Sandslash. He’d always been a bit lacking in the moves department – usually, Mark had just stuck with Earthquake, but that wouldn’t work now. The problem was that he was pretty sure there was no way Sandslash could learn Grass or Electric attacks that might beat Water-type opponents, and while he did have Gyro Ball, a Steel attack, which he could employ against Ice-types, and Poison Sting, which Grass-types would be vulnerable to, neither was a very reliably powerful attack. Admittedly only Grass was actually resistant to Earthquake, so he could still use that, but the situation was still pretty poor. And what about Flying-types, who would be immune to Earthquake altogether? Could Sandslash learn any Rock attacks? He thought about it. Yeah, he had Rollout, didn’t he? Though that wasn’t the best choice. Perhaps he could learn Rock Slide? He was pretty sure there was a TM for that. He made a note to look it up. That would also come in handy against the Ice-types. What about Grass-types? Could he learn Aerial Ace? That would be a possibility too.

    Dragonite had a bigger movepool; he had Fire Punch against the Ice-types, Dragon Rush against other Dragon-types, and Aqua Tail against the Rock-types. He had a pretty solid way of defending himself against most anything, as far as Mark could tell. Nothing to worry about, then.

    Scyther was troublesome; he had four weaknesses and not the widest variety of moves in the world. Though he had Brick Break against Rock-types, it was still a physical attack, which didn’t mix well with the generally good physical defensive abilities of most Rock Pokémon; he’d have to be careful. Brick Break would also help against Ice-types. Electric and Fire Pokémon, on the other hand, he had nothing especially good against, and Mark doubted he could learn anything that would be – he just couldn’t picture Scyther learning Ground, Rock or Water attacks. Perhaps he’d look it up anyway just in case.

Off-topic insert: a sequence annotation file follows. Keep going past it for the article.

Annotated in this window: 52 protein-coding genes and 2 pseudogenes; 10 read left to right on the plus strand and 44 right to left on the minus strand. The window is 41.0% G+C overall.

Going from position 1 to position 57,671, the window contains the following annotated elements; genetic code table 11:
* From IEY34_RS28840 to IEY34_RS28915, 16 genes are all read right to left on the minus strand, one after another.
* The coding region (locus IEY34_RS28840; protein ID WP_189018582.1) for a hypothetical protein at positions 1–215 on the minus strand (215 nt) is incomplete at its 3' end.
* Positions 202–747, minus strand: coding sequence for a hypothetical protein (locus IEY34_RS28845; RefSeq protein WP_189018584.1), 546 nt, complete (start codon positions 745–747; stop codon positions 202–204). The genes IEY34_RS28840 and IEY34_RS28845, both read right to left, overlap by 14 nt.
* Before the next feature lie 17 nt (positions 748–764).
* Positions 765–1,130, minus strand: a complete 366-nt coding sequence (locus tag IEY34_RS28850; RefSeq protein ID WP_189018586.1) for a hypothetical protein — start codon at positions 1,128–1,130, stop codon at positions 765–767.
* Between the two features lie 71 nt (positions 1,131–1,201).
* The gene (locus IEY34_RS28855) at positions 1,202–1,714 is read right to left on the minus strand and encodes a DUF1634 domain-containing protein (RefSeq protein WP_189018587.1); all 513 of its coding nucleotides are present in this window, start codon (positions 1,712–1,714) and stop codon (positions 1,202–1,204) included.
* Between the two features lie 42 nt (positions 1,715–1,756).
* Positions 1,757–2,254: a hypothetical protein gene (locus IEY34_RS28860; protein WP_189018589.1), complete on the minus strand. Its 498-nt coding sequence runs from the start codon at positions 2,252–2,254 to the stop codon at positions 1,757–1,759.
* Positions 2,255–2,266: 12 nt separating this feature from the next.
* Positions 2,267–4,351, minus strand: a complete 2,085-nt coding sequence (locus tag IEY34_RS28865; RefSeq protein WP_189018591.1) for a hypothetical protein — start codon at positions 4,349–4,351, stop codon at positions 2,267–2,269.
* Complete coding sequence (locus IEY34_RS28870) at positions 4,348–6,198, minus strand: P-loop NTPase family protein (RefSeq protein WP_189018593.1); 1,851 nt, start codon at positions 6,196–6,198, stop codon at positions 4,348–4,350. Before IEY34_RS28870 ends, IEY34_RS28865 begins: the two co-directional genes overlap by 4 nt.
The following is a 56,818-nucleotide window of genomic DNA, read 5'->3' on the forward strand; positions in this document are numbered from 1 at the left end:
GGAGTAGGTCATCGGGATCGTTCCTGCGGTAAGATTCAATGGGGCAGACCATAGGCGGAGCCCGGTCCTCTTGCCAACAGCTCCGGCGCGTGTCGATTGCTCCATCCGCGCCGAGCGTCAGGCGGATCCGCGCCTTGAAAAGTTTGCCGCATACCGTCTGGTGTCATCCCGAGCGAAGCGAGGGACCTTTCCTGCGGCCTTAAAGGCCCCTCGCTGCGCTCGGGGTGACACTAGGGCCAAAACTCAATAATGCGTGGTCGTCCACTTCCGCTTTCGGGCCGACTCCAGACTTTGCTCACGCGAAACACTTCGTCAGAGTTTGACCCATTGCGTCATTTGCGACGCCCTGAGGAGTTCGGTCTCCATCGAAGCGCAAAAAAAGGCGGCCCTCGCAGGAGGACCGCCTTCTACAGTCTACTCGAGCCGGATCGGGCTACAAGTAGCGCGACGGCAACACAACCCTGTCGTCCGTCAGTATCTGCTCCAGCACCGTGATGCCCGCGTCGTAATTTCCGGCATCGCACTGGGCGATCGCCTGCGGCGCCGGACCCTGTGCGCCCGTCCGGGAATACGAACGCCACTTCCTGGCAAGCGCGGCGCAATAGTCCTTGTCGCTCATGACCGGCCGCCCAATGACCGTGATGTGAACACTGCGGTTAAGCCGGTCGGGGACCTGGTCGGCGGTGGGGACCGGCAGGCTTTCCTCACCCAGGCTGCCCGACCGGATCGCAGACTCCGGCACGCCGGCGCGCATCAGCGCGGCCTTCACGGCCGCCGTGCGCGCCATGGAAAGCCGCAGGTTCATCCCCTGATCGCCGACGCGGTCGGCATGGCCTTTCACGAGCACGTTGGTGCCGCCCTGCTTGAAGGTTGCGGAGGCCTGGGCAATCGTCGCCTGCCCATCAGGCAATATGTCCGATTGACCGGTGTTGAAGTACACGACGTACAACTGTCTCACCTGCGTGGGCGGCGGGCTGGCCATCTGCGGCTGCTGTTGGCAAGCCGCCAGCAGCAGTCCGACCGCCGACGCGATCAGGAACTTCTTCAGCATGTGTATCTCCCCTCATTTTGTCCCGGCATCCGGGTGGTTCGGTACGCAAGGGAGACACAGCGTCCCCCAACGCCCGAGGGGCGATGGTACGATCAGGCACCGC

And finally, Letaligon. She had Aerial Ace for any Fighting-types she might have to face, but Ground and Fire-types were harder to work around. Could she perhaps learn Earthquake too? That would handle the Fire-types. But Water, Grass or Ice moves for the Ground-types just weren’t likely. She’d have to stick with her Normal or Steel attacks. They wouldn’t be that bad, anyway.

    He looked over the notes he’d written down. That was several TMs he’d have to get to try to counter all his Pokémon’s weaknesses. He sighed. He couldn’t go buying them now – he probably wouldn’t qualify at all, and then there was no real reason to get them unless they were about to battle legendaries of particular types. But if he did qualify and bought all the TMs afterwards, they wouldn’t have as much time to practice the new attacks before the start of the knockout rounds, and he could imagine that it would take some practice for them to master moves of completely different elements well enough to hold their own against something with a type advantage. The extra days would probably count.